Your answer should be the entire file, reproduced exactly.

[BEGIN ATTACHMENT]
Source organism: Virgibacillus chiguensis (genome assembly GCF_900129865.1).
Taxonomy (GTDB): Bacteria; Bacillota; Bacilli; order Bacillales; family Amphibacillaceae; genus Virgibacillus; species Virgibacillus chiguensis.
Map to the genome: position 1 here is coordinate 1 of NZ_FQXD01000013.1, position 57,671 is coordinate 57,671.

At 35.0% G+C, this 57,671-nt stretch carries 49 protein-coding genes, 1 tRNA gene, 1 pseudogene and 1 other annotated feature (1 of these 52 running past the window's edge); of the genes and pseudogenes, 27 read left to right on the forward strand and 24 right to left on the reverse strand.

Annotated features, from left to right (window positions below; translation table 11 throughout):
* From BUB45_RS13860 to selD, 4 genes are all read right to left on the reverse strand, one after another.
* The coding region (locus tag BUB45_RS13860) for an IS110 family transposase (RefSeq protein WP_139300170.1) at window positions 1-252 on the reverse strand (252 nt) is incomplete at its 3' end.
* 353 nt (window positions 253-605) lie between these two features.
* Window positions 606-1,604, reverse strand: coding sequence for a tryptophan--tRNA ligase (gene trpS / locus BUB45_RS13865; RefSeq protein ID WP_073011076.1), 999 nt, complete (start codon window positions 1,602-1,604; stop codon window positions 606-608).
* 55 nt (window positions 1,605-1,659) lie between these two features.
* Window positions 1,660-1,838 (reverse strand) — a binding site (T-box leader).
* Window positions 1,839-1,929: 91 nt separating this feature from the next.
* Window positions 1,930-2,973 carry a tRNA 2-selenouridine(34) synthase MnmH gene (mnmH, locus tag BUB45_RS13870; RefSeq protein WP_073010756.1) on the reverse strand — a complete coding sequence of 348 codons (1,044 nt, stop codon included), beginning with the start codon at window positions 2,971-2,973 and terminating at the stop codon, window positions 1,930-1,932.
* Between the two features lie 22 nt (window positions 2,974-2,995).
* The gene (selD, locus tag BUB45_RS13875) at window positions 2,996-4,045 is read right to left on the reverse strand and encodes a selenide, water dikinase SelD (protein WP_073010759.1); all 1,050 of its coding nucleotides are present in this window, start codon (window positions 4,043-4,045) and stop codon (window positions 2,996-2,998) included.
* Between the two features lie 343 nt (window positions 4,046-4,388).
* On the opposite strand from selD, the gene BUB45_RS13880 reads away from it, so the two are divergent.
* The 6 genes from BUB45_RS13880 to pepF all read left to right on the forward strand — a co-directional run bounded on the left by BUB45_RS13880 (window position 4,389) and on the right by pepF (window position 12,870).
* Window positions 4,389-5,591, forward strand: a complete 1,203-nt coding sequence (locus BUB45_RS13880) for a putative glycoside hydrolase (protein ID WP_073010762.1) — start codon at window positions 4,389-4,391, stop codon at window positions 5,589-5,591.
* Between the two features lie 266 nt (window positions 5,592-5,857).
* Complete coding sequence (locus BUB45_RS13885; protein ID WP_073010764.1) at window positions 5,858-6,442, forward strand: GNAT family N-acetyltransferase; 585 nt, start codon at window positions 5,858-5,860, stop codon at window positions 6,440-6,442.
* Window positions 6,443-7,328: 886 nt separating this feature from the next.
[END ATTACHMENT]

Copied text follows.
Source organism: Virgibacillus chiguensis (genome assembly GCF_900129865.1).
Taxonomy (GTDB): Bacteria; Bacillota; Bacilli; order Bacillales; family Amphibacillaceae; genus Virgibacillus; species Virgibacillus chiguensis.
Map to the genome: position 1 here is coordinate 1 of NZ_FQXD01000013.1, position 57,671 is coordinate 57,671.

At 35.0% G+C, this 57,671-nt stretch carries 49 protein-coding genes, 1 tRNA gene, 1 pseudogene and 1 other annotated feature (1 of these 52 running past the window's edge); of the genes and pseudogenes, 27 read left to right on the forward strand and 24 right to left on the reverse strand.

Annotated features, from left to right (window positions below; translation table 11 throughout):
* From BUB45_RS13860 to selD, 4 genes are all read right to left on the reverse strand, one after another.
* The coding region (locus tag BUB45_RS13860) for an IS110 family transposase (RefSeq protein WP_139300170.1) at window positions 1-252 on the reverse strand (252 nt) is incomplete at its 3' end.
* 353 nt (window positions 253-605) lie between these two features.
* Window positions 606-1,604, reverse strand: coding sequence for a tryptophan--tRNA ligase (gene trpS / locus BUB45_RS13865; RefSeq protein ID WP_073011076.1), 999 nt, complete (start codon window positions 1,602-1,604; stop codon window positions 606-608).
* 55 nt (window positions 1,605-1,659) lie between these two features.
* Window positions 1,660-1,838 (reverse strand) — a binding site (T-box leader).
* Window positions 1,839-1,929: 91 nt separating this feature from the next.
* Window positions 1,930-2,973 carry a tRNA 2-selenouridine(34) synthase MnmH gene (mnmH, locus tag BUB45_RS13870; RefSeq protein WP_073010756.1) on the reverse strand — a complete coding sequence of 348 codons (1,044 nt, stop codon included), beginning with the start codon at window positions 2,971-2,973 and terminating at the stop codon, window positions 1,930-1,932.
* Between the two features lie 22 nt (window positions 2,974-2,995).
* The gene (selD, locus tag BUB45_RS13875) at window positions 2,996-4,045 is read right to left on the reverse strand and encodes a selenide, water dikinase SelD (protein WP_073010759.1); all 1,050 of its coding nucleotides are present in this window, start codon (window positions 4,043-4,045) and stop codon (window positions 2,996-2,998) included.
* Between the two features lie 343 nt (window positions 4,046-4,388).
* On the opposite strand from selD, the gene BUB45_RS13880 reads away from it, so the two are divergent.
* The 6 genes from BUB45_RS13880 to pepF all read left to right on the forward strand — a co-directional run bounded on the left by BUB45_RS13880 (window position 4,389) and on the right by pepF (window position 12,870).
* Window positions 4,389-5,591, forward strand: a complete 1,203-nt coding sequence (locus BUB45_RS13880) for a putative glycoside hydrolase (protein ID WP_073010762.1) — start codon at window positions 4,389-4,391, stop codon at window positions 5,589-5,591.
* Between the two features lie 266 nt (window positions 5,592-5,857).
* Complete coding sequence (locus BUB45_RS13885; protein ID WP_073010764.1) at window positions 5,858-6,442, forward strand: GNAT family N-acetyltransferase; 585 nt, start codon at window positions 5,858-5,860, stop codon at window positions 6,440-6,442.
* Window positions 6,443-7,328: 886 nt separating this feature from the next.